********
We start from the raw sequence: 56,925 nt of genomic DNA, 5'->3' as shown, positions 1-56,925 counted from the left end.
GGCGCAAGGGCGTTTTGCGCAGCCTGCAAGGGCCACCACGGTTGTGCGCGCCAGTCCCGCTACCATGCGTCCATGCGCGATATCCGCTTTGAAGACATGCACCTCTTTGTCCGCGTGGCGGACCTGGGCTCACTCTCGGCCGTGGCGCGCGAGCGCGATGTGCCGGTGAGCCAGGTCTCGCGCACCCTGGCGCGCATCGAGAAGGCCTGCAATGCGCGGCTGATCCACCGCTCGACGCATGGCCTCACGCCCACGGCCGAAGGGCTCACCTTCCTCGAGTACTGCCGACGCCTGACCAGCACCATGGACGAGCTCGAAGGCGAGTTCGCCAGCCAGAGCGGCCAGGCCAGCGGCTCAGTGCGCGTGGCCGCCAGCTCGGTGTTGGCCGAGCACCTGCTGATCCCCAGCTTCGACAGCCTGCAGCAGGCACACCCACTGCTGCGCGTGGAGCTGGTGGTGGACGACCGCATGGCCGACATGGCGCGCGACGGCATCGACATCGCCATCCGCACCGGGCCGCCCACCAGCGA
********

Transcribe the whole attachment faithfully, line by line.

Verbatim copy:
We start from the raw sequence: 56,925 nt of genomic DNA, 5'->3' as shown, positions 1-56,925 counted from the left end.
GGCGCAAGGGCGTTTTGCGCAGCCTGCAAGGGCCACCACGGTTGTGCGCGCCAGTCCCGCTACCATGCGTCCATGCGCGATATCCGCTTTGAAGACATGCACCTCTTTGTCCGCGTGGCGGACCTGGGCTCACTCTCGGCCGTGGCGCGCGAGCGCGATGTGCCGGTGAGCCAGGTCTCGCGCACCCTGGCGCGCATCGAGAAGGCCTGCAATGCGCGGCTGATCCACCGCTCGACGCATGGCCTCACGCCCACGGCCGAAGGGCTCACCTTCCTCGAGTACTGCCGACGCCTGACCAGCACCATGGACGAGCTCGAAGGCGAGTTCGCCAGCCAGAGCGGCCAGGCCAGCGGCTCAGTGCGCGTGGCCGCCAGCTCGGTGTTGGCCGAGCACCTGCTGATCCCCAGCTTCGACAGCCTGCAGCAGGCACACCCACTGCTGCGCGTGGAGCTGGTGGTGGACGACCGCATGGCCGACATGGCGCGCGACGGCATCGACATCGCCATCCGCACCGGGCCGCCCACCAGCGA